Energy request

CfR.2/2017/1 How are European energy policies affecting biodiversity and ecosystem services in countries globally?

EKLIPSE has published a report on how are European energy policies affecting biodiversity and ecosystem services in countries globally.

The scientists mandated to draft the Global Sustainable Development Report 2019 (GSDR) seek a better understanding of the telecoupling effects of the EU’s low carbon energy policy on biodiversity and ecosystem services in countries globally, from an SDG perspective through two questions:

  1. What are the SDG targets that the EU energy policy tries to pursue (also indirectly) and what are the systemic trade-offs and co-benefits that are created beyond the territorial boundaries, where, at what scale, and who are the affected winners and losers?
  2. What policies and governance mechanisms could remedy these impacts; or in hindsight, how could one have chosen pathways to more sustainable development?

Also a related scientific paper on this request was published. Find it here.  


Requester: Centre for Development and Environment University of Bern - Peter Messerli, Henri Rueff

Date request received: 27 September 2017

Date of the first meeting with requesters and EKLIPSE KCB and Methods Experts: 20 December 2017

Expected deadline for deliverables: Finalized April 2019 


Background and context of the request

While a renewable energy transition is an unavoidable pathway for decarbonisation, some studies documented its effects on marine ecosystems, avian biodiversity, competing for land use for food production, habitat loss and deforestation (i.e biofuels), with potential spill overs beyond the EU territorial boundaries. Other trade-offs may occur such as manufacturing hazards due to a growing demand for extractive resources needed in the fabrication of batteries and solar panels. In addition, important controversies currently animate the political debates centred on the role of nuclear energy and hydropower to support a fossil fuel-free future, yet putting pressure on landscapes, biodiversity and ecosystems in Europe and beyond. The full cost and benefits of opting for renewable energy when compared to the opportunity costs of renouncing conventional ones need to be synthesized through collating existing knowledge and case studies. It is certainly understood that conventional energy sources likewise have impacts on biodiversity and ecosystem services globally.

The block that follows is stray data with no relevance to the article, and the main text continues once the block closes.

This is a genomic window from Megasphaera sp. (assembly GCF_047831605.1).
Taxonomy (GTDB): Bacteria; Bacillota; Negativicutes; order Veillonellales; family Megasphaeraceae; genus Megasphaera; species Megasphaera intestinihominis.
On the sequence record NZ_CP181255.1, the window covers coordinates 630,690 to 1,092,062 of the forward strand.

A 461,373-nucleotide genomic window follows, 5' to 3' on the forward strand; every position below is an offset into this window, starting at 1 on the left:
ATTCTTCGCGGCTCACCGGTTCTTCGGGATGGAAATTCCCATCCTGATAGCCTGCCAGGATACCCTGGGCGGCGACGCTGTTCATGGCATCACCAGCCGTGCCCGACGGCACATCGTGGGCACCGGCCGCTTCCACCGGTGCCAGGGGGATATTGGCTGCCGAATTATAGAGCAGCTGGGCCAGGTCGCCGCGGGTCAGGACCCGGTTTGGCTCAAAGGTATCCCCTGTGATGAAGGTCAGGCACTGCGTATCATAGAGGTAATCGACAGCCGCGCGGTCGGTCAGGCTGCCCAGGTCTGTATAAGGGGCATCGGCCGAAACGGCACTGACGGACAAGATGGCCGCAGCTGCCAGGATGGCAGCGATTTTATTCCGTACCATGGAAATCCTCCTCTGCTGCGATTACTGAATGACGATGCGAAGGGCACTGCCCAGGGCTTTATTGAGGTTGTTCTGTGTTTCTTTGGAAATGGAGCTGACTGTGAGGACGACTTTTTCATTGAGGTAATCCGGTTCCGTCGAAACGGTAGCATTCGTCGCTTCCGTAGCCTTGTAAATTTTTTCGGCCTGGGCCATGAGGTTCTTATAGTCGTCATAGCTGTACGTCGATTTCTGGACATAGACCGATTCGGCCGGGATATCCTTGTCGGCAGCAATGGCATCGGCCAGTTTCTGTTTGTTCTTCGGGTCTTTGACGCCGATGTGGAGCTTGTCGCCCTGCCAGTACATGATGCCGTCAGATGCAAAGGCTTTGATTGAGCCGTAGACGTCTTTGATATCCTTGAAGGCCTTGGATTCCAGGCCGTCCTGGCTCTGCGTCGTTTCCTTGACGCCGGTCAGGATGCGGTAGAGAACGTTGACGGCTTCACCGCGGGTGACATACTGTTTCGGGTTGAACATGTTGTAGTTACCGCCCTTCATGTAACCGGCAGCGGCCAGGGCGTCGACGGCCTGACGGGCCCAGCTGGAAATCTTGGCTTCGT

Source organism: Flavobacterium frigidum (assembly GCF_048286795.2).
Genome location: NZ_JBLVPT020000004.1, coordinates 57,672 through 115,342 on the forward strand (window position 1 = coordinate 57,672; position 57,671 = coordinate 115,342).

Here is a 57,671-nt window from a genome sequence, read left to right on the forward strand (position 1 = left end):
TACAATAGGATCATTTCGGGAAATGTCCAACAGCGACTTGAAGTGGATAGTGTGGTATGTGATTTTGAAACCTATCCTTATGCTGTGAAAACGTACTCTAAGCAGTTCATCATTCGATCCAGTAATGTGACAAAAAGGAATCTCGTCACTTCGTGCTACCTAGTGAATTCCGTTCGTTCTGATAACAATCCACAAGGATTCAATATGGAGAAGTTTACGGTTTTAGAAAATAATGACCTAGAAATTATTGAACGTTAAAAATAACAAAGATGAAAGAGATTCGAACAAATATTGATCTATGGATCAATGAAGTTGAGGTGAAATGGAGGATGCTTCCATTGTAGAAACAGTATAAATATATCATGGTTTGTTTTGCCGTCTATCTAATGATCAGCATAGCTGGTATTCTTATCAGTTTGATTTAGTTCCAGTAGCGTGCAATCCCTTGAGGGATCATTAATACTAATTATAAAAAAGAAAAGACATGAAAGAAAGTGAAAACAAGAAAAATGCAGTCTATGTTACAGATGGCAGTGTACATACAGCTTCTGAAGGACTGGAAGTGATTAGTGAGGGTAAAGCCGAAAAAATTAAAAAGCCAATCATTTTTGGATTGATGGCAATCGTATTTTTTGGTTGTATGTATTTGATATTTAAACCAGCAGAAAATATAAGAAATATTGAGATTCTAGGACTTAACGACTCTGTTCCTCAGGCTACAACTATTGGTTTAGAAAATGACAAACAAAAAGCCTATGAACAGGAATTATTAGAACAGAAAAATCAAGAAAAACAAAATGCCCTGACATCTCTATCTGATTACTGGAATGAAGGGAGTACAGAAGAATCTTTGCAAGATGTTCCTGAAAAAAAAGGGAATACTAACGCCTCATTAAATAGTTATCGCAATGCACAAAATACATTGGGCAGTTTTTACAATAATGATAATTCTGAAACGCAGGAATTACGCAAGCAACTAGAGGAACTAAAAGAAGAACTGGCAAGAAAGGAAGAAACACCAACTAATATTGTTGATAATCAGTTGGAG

The request builds on the global SGD report. The Global Sustainable Development Board addresses various perspectives of the Sustainable Development Goals, analyzing a way in which the SDG report can help policy members in achieving their agendas, and how we can acquire higher policy coherence.


What are the objectives of the request?

  1. To produce synthesised knowledge on the effect of low-carbon energy policy on biodiversity and ecosystem services beyond the EU boundaries
  2. To better understand the mechanisms by which energy policy interconnects with biodiversity and ecosystems services in an unforeseen way
  3. To inform policy makers, scientists, UN state members on the above issues and provide policy-oriented solutions to anticipate and mitigate these issues


Current status of the request

Building on an extensive literature review of key energy policies in the EU and the renewables energy technologies (RET), (which took place 19-20 November 2018) the potential impacts of different RET on biodiversity and the SDGs have been discussed in an expert workshop and built into an integrated model.

The findings from the workshop along with the preparatory conceptual work have been integrated into the draft final report. The draft results have been delivered to the requester, and the draft report has been reviewed by workshop participants and members of the EKLIPSE KCB. The final report has been released and is available here.


Process documentation of the request

The whole process of the request is documented in the Document of work.

Scoping: 1st Meeting with the requester

On December 20, 2017, a virtual meeting took place between the requester, members of the EKLIPSE Secretariat and the EKLIPSE Knowledge Coordination Body. The aim of this meeting was to go through the request and to clarify the purpose of the request and the expectations of the requester and to discuss how EKLIPSE can help to their purposes.

It was discussed that although the request builds on the global SGD report, this report breaks into smaller scales. Therefore, seen that the energy transition's interests and repercussions are so high, the request should focus on the EU (including the impact of the EU’s energy policy on other countries globally).

Call for knowledge

To explore the range of existing knowledge EKLIPSE launched a Call for Knowledge asking for any reference to material, including grey literature and as yet unpublished results to the topic.

This Call for Knowledge was open from 23rd January to 20th February 2018.

Literature screening